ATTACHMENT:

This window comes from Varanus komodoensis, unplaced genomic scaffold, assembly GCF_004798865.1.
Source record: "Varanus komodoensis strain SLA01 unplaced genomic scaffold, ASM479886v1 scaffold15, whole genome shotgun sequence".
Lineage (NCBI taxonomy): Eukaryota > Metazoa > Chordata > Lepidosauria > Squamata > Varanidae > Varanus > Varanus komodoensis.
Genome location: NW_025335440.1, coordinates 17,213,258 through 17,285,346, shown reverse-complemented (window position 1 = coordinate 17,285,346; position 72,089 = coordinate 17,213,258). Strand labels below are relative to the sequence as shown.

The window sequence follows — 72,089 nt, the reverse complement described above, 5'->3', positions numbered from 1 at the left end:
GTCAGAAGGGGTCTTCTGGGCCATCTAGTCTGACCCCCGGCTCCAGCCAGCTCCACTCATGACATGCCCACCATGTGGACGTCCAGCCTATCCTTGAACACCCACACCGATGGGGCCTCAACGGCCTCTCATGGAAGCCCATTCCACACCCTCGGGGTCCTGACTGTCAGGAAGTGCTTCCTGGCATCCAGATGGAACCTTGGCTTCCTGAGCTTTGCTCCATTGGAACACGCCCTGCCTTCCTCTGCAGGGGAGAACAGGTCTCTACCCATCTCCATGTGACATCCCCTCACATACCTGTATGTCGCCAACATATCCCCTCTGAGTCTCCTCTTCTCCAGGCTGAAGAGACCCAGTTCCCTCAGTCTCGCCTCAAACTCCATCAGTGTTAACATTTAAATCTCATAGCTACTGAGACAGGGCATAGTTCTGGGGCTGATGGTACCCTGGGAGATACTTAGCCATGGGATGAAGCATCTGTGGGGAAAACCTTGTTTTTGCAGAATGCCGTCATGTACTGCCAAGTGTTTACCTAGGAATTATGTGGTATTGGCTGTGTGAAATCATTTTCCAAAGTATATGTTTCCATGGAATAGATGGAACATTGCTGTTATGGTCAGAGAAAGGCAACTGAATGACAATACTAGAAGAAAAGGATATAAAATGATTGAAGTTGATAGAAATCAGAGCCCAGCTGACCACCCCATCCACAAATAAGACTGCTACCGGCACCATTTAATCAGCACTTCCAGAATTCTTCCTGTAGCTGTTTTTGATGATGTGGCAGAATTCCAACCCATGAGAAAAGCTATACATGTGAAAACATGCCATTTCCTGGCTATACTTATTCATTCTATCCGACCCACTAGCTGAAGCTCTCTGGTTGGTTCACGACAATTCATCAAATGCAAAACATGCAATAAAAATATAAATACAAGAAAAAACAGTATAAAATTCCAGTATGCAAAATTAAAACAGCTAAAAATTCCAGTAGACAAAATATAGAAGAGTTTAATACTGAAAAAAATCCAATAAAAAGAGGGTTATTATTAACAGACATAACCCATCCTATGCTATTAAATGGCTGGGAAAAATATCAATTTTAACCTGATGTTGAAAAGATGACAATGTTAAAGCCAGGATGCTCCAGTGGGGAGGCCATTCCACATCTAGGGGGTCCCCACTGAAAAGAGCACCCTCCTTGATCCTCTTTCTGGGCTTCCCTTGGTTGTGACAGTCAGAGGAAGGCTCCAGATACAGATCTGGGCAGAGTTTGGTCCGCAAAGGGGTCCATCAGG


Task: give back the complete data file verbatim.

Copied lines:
This window comes from Varanus komodoensis, unplaced genomic scaffold, assembly GCF_004798865.1.
Source record: "Varanus komodoensis strain SLA01 unplaced genomic scaffold, ASM479886v1 scaffold15, whole genome shotgun sequence".
Lineage (NCBI taxonomy): Eukaryota > Metazoa > Chordata > Lepidosauria > Squamata > Varanidae > Varanus > Varanus komodoensis.
Genome location: NW_025335440.1, coordinates 17,213,258 through 17,285,346, shown reverse-complemented (window position 1 = coordinate 17,285,346; position 72,089 = coordinate 17,213,258). Strand labels below are relative to the sequence as shown.

The window sequence follows — 72,089 nt, the reverse complement described above, 5'->3', positions numbered from 1 at the left end:
GTCAGAAGGGGTCTTCTGGGCCATCTAGTCTGACCCCCGGCTCCAGCCAGCTCCACTCATGACATGCCCACCATGTGGACGTCCAGCCTATCCTTGAACACCCACACCGATGGGGCCTCAACGGCCTCTCATGGAAGCCCATTCCACACCCTCGGGGTCCTGACTGTCAGGAAGTGCTTCCTGGCATCCAGATGGAACCTTGGCTTCCTGAGCTTTGCTCCATTGGAACACGCCCTGCCTTCCTCTGCAGGGGAGAACAGGTCTCTACCCATCTCCATGTGACATCCCCTCACATACCTGTATGTCGCCAACATATCCCCTCTGAGTCTCCTCTTCTCCAGGCTGAAGAGACCCAGTTCCCTCAGTCTCGCCTCAAACTCCATCAGTGTTAACATTTAAATCTCATAGCTACTGAGACAGGGCATAGTTCTGGGGCTGATGGTACCCTGGGAGATACTTAGCCATGGGATGAAGCATCTGTGGGGAAAACCTTGTTTTTGCAGAATGCCGTCATGTACTGCCAAGTGTTTACCTAGGAATTATGTGGTATTGGCTGTGTGAAATCATTTTCCAAAGTATATGTTTCCATGGAATAGATGGAACATTGCTGTTATGGTCAGAGAAAGGCAACTGAATGACAATACTAGAAGAAAAGGATATAAAATGATTGAAGTTGATAGAAATCAGAGCCCAGCTGACCACCCCATCCACAAATAAGACTGCTACCGGCACCATTTAATCAGCACTTCCAGAATTCTTCCTGTAGCTGTTTTTGATGATGTGGCAGAATTCCAACCCATGAGAAAAGCTATACATGTGAAAACATGCCATTTCCTGGCTATACTTATTCATTCTATCCGACCCACTAGCTGAAGCTCTCTGGTTGGTTCACGACAATTCATCAAATGCAAAACATGCAATAAAAATATAAATACAAGAAAAAACAGTATAAAATTCCAGTATGCAAAATTAAAACAGCTAAAAATTCCAGTAGACAAAATATAGAAGAGTTTAATACTGAAAAAAATCCAATAAAAAGAGGGTTATTATTAACAGACATAACCCATCCTATGCTATTAAATGGCTGGGAAAAATATCAATTTTAACCTGATGTTGAAAAGATGACAATGTTAAAGCCAGGATGCTCCAGTGGGGAGGCCATTCCACATCTAGGGGGTCCCCACTGAAAAGAGCACCCTCCTTGATCCTCTTTCTGGGCTTCCCTTGGTTGTGACAGTCAGAGGAAGGCTCCAGATACAGATCTGGGCAGAGTTTGGTCCGCAAAGGGGTCCATCAGG